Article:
• Income for the second half of January weakened, and that reduction has held for the first week of February; however, the sales prospects are looking better for the second half of February, so we hope those sales hold to get income back to expectations for the month. We converted two full-time positions to two part-time positions in February and don't expect those full-time positions to return this year.

Data Processing, Hosting and Related Services

  • It is a bit difficult to manage some employees remotely. We just have to spend more time managing.

Credit Intermediation and Related Activities

  • The company has expanded the ability and flexibility of employees to work remotely. The number of employees that are working remotely varies with the number of COVID cases in the specific market areas and the number of employees infected, exposed and quarantined.
  • The only thing that has really changed in the way we work is that the trend toward more use of electronic media, Zoom meetings and the like has accelerated greatly, and today we are probably in a place we would have been anyway in three years.

Securities, Commodity Contracts, and Other Financial Investments and Related Activities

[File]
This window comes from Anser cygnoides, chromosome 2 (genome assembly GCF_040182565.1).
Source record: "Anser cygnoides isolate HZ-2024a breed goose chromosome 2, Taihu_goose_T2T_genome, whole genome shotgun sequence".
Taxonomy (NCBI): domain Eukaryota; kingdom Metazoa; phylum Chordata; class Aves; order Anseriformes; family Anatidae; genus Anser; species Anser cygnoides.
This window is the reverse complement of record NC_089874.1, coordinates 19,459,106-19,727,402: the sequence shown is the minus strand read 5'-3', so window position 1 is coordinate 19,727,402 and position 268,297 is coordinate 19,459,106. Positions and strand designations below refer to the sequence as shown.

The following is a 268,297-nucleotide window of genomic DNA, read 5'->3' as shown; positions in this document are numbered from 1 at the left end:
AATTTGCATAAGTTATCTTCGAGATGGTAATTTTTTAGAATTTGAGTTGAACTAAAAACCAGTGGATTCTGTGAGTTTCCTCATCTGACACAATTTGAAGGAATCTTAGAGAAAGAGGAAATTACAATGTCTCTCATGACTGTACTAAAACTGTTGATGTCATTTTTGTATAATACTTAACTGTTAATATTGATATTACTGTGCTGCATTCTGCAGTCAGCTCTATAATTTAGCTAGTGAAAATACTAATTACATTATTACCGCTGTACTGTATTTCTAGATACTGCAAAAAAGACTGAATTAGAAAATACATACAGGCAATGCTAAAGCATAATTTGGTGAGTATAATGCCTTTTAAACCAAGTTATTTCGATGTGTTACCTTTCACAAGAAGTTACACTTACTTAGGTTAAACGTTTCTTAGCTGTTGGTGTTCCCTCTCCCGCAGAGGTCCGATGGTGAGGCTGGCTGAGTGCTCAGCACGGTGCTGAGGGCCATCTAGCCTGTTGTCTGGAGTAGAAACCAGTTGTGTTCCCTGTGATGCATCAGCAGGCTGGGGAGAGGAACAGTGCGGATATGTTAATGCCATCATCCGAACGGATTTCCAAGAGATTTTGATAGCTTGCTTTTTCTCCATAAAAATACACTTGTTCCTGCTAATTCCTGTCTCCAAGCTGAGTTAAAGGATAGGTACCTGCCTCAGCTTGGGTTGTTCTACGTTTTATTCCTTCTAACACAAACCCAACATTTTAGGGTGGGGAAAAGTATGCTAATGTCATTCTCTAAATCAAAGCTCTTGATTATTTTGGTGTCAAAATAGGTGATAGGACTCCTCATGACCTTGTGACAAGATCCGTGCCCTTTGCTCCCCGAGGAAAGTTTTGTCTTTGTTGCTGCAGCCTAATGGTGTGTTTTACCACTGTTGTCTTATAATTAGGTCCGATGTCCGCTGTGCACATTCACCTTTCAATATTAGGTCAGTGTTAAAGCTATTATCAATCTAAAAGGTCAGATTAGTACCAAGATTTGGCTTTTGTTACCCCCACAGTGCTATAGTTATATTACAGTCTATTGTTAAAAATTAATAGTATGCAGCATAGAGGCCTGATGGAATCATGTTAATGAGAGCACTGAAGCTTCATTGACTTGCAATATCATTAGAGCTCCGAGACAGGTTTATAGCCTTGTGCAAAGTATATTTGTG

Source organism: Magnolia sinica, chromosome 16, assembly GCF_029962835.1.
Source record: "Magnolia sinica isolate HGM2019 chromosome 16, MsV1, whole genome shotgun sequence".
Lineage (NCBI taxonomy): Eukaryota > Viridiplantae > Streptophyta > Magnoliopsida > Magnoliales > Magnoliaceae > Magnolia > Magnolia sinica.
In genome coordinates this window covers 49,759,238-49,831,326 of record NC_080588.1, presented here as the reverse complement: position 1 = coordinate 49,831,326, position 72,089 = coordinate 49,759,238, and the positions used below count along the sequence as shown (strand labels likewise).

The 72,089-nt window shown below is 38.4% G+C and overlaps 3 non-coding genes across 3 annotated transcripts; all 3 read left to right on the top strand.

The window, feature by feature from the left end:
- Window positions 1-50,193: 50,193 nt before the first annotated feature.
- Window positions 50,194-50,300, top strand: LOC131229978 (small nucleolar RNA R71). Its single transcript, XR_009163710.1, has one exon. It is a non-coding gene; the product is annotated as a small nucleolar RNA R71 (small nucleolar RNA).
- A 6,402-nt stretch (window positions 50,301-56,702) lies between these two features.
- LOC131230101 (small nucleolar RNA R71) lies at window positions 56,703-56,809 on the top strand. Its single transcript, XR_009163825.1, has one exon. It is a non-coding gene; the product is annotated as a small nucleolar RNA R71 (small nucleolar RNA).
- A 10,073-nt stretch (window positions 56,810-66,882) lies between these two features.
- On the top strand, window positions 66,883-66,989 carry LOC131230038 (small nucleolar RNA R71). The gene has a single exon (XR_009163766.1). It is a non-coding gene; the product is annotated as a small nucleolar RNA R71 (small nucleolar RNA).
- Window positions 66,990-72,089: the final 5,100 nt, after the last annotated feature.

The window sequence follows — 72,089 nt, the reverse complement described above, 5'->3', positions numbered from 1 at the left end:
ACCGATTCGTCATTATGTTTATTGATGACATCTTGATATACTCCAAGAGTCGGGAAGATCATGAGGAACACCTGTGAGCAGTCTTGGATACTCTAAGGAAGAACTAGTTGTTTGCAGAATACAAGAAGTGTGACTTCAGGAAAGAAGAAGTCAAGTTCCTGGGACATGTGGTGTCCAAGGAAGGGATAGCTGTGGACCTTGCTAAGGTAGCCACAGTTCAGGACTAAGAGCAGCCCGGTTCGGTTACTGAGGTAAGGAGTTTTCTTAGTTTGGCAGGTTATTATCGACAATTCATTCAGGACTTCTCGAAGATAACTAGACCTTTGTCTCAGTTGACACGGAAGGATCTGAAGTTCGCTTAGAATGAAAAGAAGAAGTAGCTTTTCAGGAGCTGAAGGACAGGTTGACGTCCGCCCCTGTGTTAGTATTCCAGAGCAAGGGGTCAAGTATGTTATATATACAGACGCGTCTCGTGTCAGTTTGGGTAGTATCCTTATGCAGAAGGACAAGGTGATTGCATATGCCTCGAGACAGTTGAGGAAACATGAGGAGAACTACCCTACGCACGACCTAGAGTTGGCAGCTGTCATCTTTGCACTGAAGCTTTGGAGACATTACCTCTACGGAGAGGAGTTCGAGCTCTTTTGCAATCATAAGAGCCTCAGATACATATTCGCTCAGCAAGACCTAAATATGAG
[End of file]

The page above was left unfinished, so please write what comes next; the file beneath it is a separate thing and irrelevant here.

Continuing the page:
• Productivity has increased since February 2020, but we are not sure if the increased productivity is sustainable once we enter a post-COVID environment when some are in the office and some are remote. 

Real Estate

  • Cold weather has affected everything. San Antonio is not used to this crazy weather.

Rental and Leasing Services

  • I'm in month 11 of losing money. The reduction average is a 75 percent loss of revenue.

Professional, Scientific and Technical Services

  • We are still working on our plan to allow our employees the opportunity to work remotely post-COVID-19. We are struggling with the thought of losing the team atmosphere that we have built over the years and how we are going to replace the training that goes on in our office every day.
  • We grew the number of lawyers, but hours per lawyer and total hours went down. Rates increased, and that is why revenue has increased.
  • A huge level of uncertainty and inaction exists. People are waiting to see what happens. This causes great inactivity in our profession.
  • Expense are down, productivity stable, and profits are up.
  • We lost 10 to 15 percent productivity due to COVID-19 and remote work.